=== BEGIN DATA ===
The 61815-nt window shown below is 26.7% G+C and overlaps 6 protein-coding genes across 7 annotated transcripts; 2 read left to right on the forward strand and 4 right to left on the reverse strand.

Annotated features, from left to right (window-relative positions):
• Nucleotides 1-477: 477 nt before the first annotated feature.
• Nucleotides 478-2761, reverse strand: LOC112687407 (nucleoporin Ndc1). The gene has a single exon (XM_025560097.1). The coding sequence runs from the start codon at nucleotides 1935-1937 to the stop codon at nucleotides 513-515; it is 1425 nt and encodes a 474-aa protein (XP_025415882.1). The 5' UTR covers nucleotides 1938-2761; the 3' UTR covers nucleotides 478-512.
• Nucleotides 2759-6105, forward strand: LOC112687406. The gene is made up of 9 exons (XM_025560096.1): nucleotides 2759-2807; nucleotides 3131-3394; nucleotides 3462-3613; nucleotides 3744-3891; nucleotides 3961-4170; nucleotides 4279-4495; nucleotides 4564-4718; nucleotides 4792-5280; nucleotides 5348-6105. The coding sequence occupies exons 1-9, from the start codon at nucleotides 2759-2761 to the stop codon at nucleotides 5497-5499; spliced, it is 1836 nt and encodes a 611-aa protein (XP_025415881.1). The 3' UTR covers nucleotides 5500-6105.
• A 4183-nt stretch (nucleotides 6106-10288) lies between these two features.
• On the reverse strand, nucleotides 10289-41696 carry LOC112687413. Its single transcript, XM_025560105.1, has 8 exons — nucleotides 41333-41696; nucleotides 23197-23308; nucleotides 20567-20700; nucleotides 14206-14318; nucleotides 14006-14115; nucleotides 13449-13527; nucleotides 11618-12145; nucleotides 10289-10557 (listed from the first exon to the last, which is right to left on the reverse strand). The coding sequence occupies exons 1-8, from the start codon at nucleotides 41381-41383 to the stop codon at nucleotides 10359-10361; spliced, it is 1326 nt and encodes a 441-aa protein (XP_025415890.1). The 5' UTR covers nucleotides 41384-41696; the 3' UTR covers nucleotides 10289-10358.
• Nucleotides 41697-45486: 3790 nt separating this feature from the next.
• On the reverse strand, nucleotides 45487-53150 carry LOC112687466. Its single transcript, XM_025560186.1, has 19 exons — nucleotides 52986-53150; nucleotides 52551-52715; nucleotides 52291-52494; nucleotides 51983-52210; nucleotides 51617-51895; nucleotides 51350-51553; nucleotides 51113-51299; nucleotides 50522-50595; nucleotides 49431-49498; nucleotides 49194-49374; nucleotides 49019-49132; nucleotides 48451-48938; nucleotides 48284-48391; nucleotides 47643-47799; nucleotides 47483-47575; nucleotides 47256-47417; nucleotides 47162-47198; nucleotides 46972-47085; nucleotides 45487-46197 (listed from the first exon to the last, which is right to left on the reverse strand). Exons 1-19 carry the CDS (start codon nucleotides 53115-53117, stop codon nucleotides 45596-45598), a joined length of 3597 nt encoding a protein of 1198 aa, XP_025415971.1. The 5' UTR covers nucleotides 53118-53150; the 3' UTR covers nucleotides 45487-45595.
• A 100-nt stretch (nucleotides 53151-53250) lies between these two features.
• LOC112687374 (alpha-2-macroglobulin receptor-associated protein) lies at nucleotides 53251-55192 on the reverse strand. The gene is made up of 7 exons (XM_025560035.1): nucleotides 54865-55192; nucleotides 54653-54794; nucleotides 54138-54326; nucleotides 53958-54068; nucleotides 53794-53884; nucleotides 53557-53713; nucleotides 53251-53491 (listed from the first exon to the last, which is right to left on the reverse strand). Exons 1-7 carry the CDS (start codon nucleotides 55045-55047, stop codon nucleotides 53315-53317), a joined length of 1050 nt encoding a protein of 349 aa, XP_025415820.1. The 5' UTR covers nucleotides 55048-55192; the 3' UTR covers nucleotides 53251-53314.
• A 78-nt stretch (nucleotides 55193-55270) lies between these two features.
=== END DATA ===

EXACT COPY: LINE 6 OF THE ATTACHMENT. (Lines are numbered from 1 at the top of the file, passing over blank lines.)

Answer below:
• A 4183-nt stretch (nucleotides 6106-10288) lies between these two features.